The basic thing when riding Amtrak is you have to just accept that timetables are more of a suggestion than anything. If you can do that, you'll still get a lot of enjoyment out of the experience. Amtrak really has very little control over their destiny; from priority given to freight trains to equipment breakdowns caused by a lack of money for maintenance, they have to rely on outside help for pretty much everything they do.

btw, I personally love Amtrak and I'm going to be modeling them pretty extensively when I finally start building my first real layout next week. The thing that makes them so interesting for me is just the sheer variety of equipment they own and have owned - I mean their original equipment roster was cobbled together from every other major passenger railroad, and they still mix and match all sorts of stuff even today. I like the old pre-Amtrak matched streamliners of the

30's-50's too, but I also love seeing how Amtrak mixes all these new and old parts together and how no two trains ever really look exactly the same.

- Jeff

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"Andy" wrote in message news:

Are you considering not being a model railroader, or just not riding Amtrak any more? After all, this is a model railroading newsgroup. If you want opinions galore on Amtrak, you should also try posting to misc.transport.rail.americas, where they talk about Amtrak about 90% of the time.

Uh oh. Any train story that begins with the Lake Shore Limited never seems to end well. There's a reason why it's called the "Late Shore Limited" by those in the know. Someone actually made a graphic for it:

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I'm sure they can spell "timetable", they just can't do much about it. Nobody wants to be late. It's not like the crew gets paid overtime, so the sooner they get done, the sooner they can go home. The problem here is money, or lack thereof. As for communication, that's always been a problem going back to the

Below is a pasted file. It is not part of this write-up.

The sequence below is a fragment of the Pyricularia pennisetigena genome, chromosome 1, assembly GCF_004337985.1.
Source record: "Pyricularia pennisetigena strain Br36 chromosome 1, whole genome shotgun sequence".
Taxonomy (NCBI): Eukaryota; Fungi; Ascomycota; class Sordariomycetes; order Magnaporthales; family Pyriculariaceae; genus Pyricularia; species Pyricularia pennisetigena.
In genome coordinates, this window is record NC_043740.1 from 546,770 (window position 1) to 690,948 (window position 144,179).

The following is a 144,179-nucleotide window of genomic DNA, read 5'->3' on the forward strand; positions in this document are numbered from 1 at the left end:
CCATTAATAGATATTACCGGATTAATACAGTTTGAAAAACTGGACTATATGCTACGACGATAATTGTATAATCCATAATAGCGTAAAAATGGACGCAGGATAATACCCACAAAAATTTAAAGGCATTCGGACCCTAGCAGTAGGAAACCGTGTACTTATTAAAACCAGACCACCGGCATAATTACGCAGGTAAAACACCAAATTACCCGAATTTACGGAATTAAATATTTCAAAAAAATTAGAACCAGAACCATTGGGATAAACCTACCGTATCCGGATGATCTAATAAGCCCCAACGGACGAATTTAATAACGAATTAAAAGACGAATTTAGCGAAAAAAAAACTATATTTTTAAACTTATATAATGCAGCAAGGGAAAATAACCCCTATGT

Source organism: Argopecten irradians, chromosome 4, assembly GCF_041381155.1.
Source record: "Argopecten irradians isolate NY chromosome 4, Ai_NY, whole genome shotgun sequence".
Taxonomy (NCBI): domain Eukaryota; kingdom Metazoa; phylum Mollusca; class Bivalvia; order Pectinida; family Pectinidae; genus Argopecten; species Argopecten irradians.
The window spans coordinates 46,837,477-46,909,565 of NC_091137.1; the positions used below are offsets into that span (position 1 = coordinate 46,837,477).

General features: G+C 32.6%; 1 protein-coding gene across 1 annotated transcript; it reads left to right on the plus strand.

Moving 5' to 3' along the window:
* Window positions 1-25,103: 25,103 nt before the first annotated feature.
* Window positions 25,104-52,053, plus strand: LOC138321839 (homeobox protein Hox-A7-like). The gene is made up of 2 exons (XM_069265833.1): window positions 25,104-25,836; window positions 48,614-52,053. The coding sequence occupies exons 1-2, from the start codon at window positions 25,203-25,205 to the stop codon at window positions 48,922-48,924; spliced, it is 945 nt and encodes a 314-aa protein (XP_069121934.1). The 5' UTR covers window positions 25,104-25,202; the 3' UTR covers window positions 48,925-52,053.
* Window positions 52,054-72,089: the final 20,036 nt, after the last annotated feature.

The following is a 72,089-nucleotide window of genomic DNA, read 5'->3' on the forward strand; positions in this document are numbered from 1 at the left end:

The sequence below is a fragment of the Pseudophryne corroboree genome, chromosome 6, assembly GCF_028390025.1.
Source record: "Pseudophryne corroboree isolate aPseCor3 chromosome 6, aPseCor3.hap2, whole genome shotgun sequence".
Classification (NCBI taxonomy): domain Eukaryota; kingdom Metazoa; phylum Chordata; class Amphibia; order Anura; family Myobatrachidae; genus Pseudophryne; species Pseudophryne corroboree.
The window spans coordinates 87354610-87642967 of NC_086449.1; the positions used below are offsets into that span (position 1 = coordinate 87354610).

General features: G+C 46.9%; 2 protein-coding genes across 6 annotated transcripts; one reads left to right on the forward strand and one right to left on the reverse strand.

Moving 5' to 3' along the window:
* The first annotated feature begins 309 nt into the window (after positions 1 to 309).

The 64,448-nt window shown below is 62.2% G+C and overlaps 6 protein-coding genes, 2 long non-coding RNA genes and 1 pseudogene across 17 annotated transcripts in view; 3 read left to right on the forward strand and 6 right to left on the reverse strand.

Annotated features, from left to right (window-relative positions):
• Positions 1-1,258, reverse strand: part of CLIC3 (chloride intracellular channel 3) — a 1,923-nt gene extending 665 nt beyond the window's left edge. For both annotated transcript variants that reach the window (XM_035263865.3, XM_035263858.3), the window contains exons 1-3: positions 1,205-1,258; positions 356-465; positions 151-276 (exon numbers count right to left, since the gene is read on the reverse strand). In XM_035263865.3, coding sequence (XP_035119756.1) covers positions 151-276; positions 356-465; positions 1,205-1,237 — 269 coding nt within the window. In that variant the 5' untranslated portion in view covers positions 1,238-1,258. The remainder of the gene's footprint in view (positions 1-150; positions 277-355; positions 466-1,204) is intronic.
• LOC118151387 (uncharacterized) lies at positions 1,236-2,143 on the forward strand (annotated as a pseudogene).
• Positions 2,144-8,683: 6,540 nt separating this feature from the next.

1800's. And it's not just an Amtrak problem or even a railroad problem. Airlines (see jetBlue) and commuter agencies (see MBTA) also have problems passing on information to rank & file employees and to customers.

Hey, Amtrak actually called you to tell you it was 2 hours late? That's pretty good. I don't think I've heard of that happening before. Usually, you just show up at the station on time and you end up waiting for an extra

2 hours. As for there being no train at the 2 hour mark, that's not so surprising. After all, you did say the weather was bad.

Ok, over 6 hours late is pretty bad at Cleveland, and 12 hours late into Boston is pretty awful. But...this was Wednesday, Feb. 14, right? With all the snow and ice? Some jetBlue customers sat on an airplane for 11 and a half hours, and didn't even leave the airport. They had to go back to the terminal. An exhange student group of 20 kids from Waltham, MA got screwed by Delta for over 12 hours in New York (with no food or had to have a boarding pass to get that, and they wouldn't give them any), and they had to return to Boston (they still haven't got to Spain). So while 12 hours late is pretty frickin' bad, at least you got to where you were going. Hundreds of airline passengers still hadn't got to where they want to go even after 2 days because of flight cancellations (according to news reports).

As I said, talk to jetBlue customers...they had some 139 out of 600 total flights canceled yesterday...5 days after the storm. And 2 hours? That's actually a very good performance for that train.